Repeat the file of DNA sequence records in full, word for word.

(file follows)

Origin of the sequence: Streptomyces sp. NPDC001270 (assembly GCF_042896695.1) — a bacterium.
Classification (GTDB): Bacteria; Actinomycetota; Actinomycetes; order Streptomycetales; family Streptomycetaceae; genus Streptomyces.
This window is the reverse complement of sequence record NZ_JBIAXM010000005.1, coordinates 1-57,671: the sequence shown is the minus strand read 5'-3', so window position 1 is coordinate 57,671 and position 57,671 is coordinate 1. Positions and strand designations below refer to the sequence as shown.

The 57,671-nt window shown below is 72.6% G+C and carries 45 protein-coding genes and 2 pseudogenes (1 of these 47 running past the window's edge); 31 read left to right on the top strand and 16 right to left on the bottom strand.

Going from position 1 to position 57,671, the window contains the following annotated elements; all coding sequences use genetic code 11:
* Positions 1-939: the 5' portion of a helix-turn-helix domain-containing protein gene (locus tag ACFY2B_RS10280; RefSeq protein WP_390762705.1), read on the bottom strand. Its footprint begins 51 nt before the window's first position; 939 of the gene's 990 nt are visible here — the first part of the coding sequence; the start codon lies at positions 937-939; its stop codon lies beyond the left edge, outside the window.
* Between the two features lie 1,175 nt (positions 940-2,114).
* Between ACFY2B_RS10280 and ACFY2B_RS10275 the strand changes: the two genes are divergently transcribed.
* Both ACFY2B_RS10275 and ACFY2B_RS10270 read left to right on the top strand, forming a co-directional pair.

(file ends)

Origin of the sequence: Streptomyces sp. NPDC001270 (assembly GCF_042896695.1) — a bacterium.
Classification (GTDB): Bacteria; Actinomycetota; Actinomycetes; order Streptomycetales; family Streptomycetaceae; genus Streptomyces.
This window is the reverse complement of sequence record NZ_JBIAXM010000005.1, coordinates 1-57,671: the sequence shown is the minus strand read 5'-3', so window position 1 is coordinate 57,671 and position 57,671 is coordinate 1. Positions and strand designations below refer to the sequence as shown.

The 57,671-nt window shown below is 72.6% G+C and carries 45 protein-coding genes and 2 pseudogenes (1 of these 47 running past the window's edge); 31 read left to right on the top strand and 16 right to left on the bottom strand.

Going from position 1 to position 57,671, the window contains the following annotated elements; all coding sequences use genetic code 11:
* Positions 1-939: the 5' portion of a helix-turn-helix domain-containing protein gene (locus tag ACFY2B_RS10280; RefSeq protein WP_390762705.1), read on the bottom strand. Its footprint begins 51 nt before the window's first position; 939 of the gene's 990 nt are visible here — the first part of the coding sequence; the start codon lies at positions 937-939; its stop codon lies beyond the left edge, outside the window.
* Between the two features lie 1,175 nt (positions 940-2,114).
* Between ACFY2B_RS10280 and ACFY2B_RS10275 the strand changes: the two genes are divergently transcribed.
* Both ACFY2B_RS10275 and ACFY2B_RS10270 read left to right on the top strand, forming a co-directional pair.